He stared at me with harsh eyes and I felt a twinge of unease at remembering that when the maid had introduced herself she had said her name was Anne.
“M…Marie…”I stammered, “I don’t think that I know a Marie. Mrs. Anne was kind enough to help me out last night.”
Immediately the anger receded, and the Colonel’s face turned from a shade of purple to a pensive mask.
“Well I’m a ‘so sorry Adrian. I completely forgot ‘bout how I hire’ a new maid. I ‘pologize sincerely for my tone. Missus Anne don’t right know ‘bout the basement yet, well she know ‘bout it, jus’ not ‘nough to tell you’self about it. You goin’ to have to ‘scuse me for this ‘ere outburst. It’s not like me to react with words when I get myself upset. Come along, an’ will get ye some breakfast.”
And with that he walked right out, through another door, and I hesitantly followed him. As I had tried to say to him, the house was truly a maze. He took me through what I could only describe as a concealed passage, and within a few seconds we were in a magnificent dining hall. It was huge, with a ceiling whose zenith seemed to be higher than I would’ve thought possible from what I had seen last night. The colonel directed me to a small table, which stood alone in the open expanse.
I sat down at the table, which had three chairs, and he sat to my left. In a moment, the maid came in and brought another tray of food. At the sight of it my stomach growled, and I immediately dug in. almost immediately I began to regret opening my mouth, because it seemed like there was as much dust on the food as there had been in the side room. Trying not to cough, I put down by fork and listened to the conversion that had just started up between Ms. Anne and the Colonel.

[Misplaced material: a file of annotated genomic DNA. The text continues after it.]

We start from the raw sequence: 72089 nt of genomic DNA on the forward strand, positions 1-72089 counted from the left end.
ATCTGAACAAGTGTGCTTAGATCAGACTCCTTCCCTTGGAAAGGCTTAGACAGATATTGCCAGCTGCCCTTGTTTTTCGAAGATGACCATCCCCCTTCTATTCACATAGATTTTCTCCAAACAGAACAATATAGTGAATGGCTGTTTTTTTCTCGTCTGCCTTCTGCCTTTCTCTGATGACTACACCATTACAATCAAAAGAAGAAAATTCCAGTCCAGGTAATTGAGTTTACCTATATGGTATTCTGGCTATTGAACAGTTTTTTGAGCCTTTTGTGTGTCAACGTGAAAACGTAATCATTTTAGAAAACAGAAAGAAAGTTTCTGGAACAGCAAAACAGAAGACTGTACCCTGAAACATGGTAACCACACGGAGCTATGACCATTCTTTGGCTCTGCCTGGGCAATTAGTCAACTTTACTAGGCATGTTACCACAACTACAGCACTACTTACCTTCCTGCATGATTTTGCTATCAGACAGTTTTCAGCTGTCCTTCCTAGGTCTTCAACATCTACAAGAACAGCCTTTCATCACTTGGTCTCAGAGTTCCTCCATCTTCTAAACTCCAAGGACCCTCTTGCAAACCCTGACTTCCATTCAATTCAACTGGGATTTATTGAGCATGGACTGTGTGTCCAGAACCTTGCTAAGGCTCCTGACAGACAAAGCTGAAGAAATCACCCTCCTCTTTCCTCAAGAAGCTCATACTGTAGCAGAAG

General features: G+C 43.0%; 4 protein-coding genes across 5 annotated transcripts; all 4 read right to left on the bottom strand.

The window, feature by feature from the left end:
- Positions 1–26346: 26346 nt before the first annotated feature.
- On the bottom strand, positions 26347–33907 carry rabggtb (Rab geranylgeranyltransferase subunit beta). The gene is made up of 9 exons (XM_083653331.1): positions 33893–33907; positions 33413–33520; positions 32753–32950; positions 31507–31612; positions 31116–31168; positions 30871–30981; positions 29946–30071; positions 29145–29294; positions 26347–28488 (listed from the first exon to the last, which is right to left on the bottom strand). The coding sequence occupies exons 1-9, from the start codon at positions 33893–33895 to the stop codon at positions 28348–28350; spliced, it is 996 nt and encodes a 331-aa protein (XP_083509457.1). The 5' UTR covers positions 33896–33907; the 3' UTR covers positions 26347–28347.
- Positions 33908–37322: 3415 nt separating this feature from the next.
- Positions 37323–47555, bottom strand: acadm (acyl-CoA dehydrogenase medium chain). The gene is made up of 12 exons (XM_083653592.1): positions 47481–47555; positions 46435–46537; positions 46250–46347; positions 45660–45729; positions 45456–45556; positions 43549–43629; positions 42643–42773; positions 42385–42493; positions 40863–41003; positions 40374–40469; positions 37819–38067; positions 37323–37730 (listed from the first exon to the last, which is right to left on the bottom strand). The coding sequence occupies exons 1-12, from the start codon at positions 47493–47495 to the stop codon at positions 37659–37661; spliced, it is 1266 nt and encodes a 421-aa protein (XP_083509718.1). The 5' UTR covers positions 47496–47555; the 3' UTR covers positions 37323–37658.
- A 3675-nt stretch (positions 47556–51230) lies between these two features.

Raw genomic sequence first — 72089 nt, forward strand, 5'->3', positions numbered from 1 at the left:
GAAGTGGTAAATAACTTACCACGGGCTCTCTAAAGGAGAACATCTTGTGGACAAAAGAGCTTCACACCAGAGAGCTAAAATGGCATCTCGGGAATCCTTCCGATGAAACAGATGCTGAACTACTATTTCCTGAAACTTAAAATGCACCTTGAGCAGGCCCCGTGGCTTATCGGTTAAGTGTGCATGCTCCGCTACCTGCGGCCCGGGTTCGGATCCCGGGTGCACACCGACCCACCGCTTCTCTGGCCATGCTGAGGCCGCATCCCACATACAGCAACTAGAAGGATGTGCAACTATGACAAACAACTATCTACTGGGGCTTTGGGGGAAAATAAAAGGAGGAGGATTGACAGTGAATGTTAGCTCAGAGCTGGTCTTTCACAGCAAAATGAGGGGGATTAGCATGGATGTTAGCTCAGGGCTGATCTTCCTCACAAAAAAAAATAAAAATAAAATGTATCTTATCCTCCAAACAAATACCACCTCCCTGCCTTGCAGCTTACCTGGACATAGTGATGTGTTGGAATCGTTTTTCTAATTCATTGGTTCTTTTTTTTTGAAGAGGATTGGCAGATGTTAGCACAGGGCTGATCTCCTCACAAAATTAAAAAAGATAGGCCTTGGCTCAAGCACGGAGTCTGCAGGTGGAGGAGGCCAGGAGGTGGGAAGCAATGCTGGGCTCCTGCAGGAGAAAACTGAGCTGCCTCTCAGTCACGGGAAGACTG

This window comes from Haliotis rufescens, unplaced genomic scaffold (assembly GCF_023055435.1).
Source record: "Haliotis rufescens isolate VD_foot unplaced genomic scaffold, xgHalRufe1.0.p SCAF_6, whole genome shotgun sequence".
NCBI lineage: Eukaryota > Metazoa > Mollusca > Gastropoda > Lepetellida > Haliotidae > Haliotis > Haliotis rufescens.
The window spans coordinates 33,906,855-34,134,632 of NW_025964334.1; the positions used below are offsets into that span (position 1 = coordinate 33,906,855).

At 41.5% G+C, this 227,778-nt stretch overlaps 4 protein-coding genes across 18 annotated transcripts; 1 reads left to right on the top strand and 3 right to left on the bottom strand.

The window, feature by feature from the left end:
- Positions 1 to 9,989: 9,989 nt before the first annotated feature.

“Did you hear about old Mr. Dommers?”
“Well, nah, no I do not recall anythin’ ‘bout mister Dommers.”
“Well, they finally found his truck, after three days of searching, and he wasn’t in it. The police are confused, and I his family in a grievous state.”
“Well, I never liked the man much, an’ it wouldn’t surprise me major if he hadn’t found ‘imself on someone dangerous’ bad side.” The Colonel said this with a note of finality, like that was all that was an acceptable opinion on the issue.
“Excuse me, but who is Mr. Dommers?” I asked, trying to bridge the tide of silence that had just rolled in.